68 https://economictimes.indiatimes.com/news/politics-and-nation/year-end-review-supreme-courts- landmark-judgments-in-2019/ VISIT ON 15-2-2020
69 R/CRIMINAL APPEAL NO. 474 of 2019
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that there was no merit in the review petitions and that no probe was required in the purchase deal. Rahul Gandhi cleared of contempt case. The top court closed the contempt case filed against Congress leader Rahul Gandhi but censured him for wrongly attributing his remark 'Chowkidar chor hai'70 Sabarimala Temple review In 2018, the top court had allowed women of all ages to enter Kerala's Sabarimala Temple. The order came under stiff opposition from various groups who later sought a review of the verdict. Acting on the numerous petitions, in November this year, the Supreme Court referred the issue to a larger, seven-judge bench. The bench will re-examine other religious issues, including the entry of women into mosques, the practice of female genital mutilation in the Dawoodi Bohra community and also Parsi women married to non-Parsi men being barred from the holy fire temple.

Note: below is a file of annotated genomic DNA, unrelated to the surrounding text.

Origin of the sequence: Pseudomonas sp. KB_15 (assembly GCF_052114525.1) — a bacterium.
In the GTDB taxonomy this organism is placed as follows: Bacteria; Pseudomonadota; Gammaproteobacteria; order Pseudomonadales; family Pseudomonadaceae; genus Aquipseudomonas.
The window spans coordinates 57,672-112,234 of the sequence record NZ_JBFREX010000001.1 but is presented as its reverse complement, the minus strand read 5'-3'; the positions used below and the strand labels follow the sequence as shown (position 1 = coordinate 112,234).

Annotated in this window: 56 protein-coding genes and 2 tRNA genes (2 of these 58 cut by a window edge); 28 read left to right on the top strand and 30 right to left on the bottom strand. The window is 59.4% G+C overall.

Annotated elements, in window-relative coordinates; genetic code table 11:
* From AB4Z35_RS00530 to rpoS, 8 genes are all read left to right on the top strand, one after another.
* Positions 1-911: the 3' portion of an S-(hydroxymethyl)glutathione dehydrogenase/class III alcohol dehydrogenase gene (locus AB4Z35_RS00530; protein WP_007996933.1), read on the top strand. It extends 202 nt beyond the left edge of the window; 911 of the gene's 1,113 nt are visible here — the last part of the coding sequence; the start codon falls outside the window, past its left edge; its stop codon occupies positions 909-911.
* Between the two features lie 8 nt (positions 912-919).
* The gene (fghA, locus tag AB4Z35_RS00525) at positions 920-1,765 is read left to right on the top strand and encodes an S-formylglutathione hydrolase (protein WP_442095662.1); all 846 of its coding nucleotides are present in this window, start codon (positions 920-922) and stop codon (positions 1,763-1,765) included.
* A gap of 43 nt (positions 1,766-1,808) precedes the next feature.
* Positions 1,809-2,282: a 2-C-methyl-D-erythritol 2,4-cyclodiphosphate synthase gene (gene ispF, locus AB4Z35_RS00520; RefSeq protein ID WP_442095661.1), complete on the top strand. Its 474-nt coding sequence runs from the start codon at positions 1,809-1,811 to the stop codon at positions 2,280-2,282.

Nirbhaya Rape: Death row convict Vinay Sharma now moves Election Commission for relief Barely a week after the Supreme Court dismissed a challenge to the President's rejection of his mercy plea, Vinay Sharma, a death row convict in the Nirbhaya gang rape case, has now moved the Election Commission of India seeking relief. Filed by Advocate AP Singh, the plea before the Election Commission questions the timing of the rejection of Sharma's mercy plea. In the representation, it is pointed out that the Code of Model Conduct for the recent Delhi elections was still in force when the the Delhi Government recommended that the President reject Sharma's mercy plea. Terming the same a Constitutional irregularity, which has resulted in a miscarriage of justice, the Election Commission has been urged to take cognizance of Sharma's case as soon as possible and in the interest of justice. Earlier today, an Additional Sessions Court heard another plea moved by Sharma praying that he be given "high level treatment" for mental illness, insanity and schizophrenia. (State vs Ram Singh & Ors). The Court today directed the Tihar Jail Superintendent to file his report in this regard and listed the matter for hearing on February 22. On February 14, the Supreme Court had rejected Sharma's challenge to the President's rejection of his mercy plea for commutation of the death penalty. Three days later, a Delhi Court issued a fresh death warrant against the four convicts in Nirbhaya gang rape case, including Sharma. As per